• Difficulty: easy
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Prep time 15 minutes. Cook time 30 minutes

INGREDIENTS

  • 1 Tbsp olive oil
  • 2 banana shallots (or one onion)
  • 1 stick of celery
  • 2 stalks of rosemary
  • 1 bay leaf
  • ¼ tsp of chilli flakes
  • 1 garlic clove, peeled
  • 1 410g tin of chickpeas drained and throughly rinsed
  • 200g bag of chopped kale
  • 800ml hot stock (a cube or powder is fine – I used a combination of Marigold powder and vegetable stock)
  • Juice of half a lemon
  • Salt to taste

To Serve:

  • Paper thin lemon slices
  • Grated parmesan cheese (omit if vegan)
  • Toasted crusty bread (optional)

INSTRUCTIONS

  1. Set a dutch oven or large saucepan over medium heat, pour in the olive oil.
  2. Finely dice the shallots and add to the pan, stirring to coat with the oil.
  3. Make 4 or 5 long horizontal slices in the celery stalk and dice. Add this to the pan and stir.
  4. Finely chop the rosemary leaves and stir into the pan together with the bay leaf and the chilli flakes.
  5. Peel the garlic clove and using the flat of your knife and the heel of your hand, crush so that it is still whole and add to pan.
  6. Add the chickpeas and the kale and stir. Pour in the hot stock, let it come to a boil and turn down the heat.
  7. Let it simmer for 20 minutes until the kale is tender. Squeeze in  the juice of half a lemon. Check the seasoning and adjust to taste. You might want more lemon or salt – it all depends on what you have used for the stock.
  8. Working in batches or in the pan itself if you have a stick blender, blitz until you have the texture you like. I like mine to still have a few chickpeas and pieces of kale through it so I set aside a couple of ladlefuls and used a stick blender to blitz the rest.
  9. Serve hot, floating a couple of slices of lemon on top of each serving and pass round the parmesan cheese for everyone to help themselves. Lovely with toasted crusty bread.

© Selma Jeevanjee and Selma’s Table, 2013, 2014. Unauthorised use and/or duplication of this material, including photographs without express and written permission from this blog’s author and/or owner is strictly prohibited. Excerpts and links may be used, provided that full and clear credit is given to Selma Jeevanjee and Selma’s Table with appropriate and specific direction to the original content.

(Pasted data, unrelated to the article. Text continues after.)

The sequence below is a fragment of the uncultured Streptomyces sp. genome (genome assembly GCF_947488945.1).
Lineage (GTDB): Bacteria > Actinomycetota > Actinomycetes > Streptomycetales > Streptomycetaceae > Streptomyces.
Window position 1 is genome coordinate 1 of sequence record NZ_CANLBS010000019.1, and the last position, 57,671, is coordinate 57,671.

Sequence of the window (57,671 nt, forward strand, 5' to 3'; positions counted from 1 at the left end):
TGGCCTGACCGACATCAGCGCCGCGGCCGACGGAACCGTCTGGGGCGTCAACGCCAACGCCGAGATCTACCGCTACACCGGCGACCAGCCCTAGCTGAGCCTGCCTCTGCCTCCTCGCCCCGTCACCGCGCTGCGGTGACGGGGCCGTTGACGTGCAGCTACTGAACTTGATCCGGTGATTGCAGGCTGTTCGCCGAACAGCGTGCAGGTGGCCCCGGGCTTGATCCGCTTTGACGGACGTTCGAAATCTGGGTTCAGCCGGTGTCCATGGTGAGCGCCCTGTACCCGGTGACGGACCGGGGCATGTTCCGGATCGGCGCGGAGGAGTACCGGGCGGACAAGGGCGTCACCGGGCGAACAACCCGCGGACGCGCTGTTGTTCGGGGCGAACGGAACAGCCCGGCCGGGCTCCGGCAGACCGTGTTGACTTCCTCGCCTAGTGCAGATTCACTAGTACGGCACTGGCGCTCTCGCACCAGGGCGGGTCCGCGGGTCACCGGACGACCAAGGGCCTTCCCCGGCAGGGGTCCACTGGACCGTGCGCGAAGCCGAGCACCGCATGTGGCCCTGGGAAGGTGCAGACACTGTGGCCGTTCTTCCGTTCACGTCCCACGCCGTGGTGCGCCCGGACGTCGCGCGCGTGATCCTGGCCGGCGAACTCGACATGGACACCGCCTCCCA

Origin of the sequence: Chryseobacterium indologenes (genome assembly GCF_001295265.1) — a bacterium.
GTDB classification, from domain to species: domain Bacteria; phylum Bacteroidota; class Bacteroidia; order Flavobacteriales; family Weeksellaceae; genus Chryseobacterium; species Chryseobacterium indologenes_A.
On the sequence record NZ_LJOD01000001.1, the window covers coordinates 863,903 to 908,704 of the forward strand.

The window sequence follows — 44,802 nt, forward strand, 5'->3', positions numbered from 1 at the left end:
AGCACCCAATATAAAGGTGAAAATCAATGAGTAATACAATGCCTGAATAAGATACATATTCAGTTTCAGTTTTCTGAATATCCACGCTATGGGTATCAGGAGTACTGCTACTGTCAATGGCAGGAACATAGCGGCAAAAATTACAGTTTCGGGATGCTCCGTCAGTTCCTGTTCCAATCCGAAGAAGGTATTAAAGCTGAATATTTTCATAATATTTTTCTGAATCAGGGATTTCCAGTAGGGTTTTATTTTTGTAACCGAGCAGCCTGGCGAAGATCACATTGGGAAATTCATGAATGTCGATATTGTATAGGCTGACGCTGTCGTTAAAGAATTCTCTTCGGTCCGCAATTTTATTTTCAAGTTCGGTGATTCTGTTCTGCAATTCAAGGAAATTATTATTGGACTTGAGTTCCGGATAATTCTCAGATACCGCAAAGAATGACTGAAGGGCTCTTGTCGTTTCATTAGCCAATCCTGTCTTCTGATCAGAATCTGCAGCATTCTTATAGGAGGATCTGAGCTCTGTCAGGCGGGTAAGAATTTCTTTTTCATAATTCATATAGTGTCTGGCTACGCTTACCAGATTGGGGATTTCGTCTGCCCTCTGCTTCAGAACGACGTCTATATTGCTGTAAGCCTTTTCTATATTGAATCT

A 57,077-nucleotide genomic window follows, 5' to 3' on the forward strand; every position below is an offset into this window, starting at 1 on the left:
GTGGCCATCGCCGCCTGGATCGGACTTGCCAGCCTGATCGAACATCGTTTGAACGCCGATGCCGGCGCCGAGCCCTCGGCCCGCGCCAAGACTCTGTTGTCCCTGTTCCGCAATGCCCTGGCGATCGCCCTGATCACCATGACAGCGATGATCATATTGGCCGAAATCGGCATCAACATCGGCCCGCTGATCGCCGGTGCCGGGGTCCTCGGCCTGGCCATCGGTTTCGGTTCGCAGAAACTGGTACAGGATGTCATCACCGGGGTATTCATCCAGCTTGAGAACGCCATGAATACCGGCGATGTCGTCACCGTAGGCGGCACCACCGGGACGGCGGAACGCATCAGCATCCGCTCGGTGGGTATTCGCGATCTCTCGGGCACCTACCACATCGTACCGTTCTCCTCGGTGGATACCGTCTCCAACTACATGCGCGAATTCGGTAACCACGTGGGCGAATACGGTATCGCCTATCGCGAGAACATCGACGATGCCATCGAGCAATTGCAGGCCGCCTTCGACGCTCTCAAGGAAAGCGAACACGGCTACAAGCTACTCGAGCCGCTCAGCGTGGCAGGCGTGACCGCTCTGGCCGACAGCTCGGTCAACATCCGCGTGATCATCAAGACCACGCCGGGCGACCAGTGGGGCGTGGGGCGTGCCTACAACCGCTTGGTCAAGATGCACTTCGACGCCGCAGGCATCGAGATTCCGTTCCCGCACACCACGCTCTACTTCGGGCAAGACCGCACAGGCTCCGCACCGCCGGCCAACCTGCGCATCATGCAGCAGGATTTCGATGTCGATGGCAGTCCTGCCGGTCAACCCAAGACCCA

kale-and-chickpea-soup-with-lemon

Steamed Sea Bream “al Cartoccio”

Steamed Sea Bream "al Cartoccio"

Steaming fillets of delicate white fish in a paper parcel is such a quick and easy way to cook them and this recipe for Steamed Sea Bream al Cartoccio is no exception. The most difficult thing was making sure that the top of the parcel was well sealed! I got distracted after I had made the parcel (my friend had arrived and the first glass of wine had been poured…) and forgot to take a photo but you can see what the sealed parcel should look like here. We had this with the Roasted Fennel and Cannellini Bean Puree which I posted yesterday and a green salad with a sharp mustardy dressing (salt, pepper, 1 tsp Dijon mustard, 1 tsp cider vinegar and 3 tsp EVOO)

A local Italian restaurant serves a seafood linguine al cartoccio and it is very easy to do as long as you undercook the pasta before it is parcelled.

Steamed Sea Bream "al Cartoccio"

Lay out the bream fillets on the prepared foil and parchment paper and season with salt, pepper and rosemary

Steamed Sea Bream "al Cartoccio"

Add the garlic, a little oil and butter before folding up into a parcel

As far as flavours go, you could use tarragon instead of rosemary and a little sprinkle of crushed toasted coriander seeds would also be lovely.  A little infused saffron would be delicious with rosemary and a mix of seafood. You could use other types of fish and seafood too but you may need more liquid and a little longer cooking time if the fish is thick.  If you are making these for more than two people or for a dinner party (and this is a fantastic template for a dinner party recipe as you can prepare the parcels beforehand and then cook them 10 minutes before you want to eat) then, parcel up the fish individually.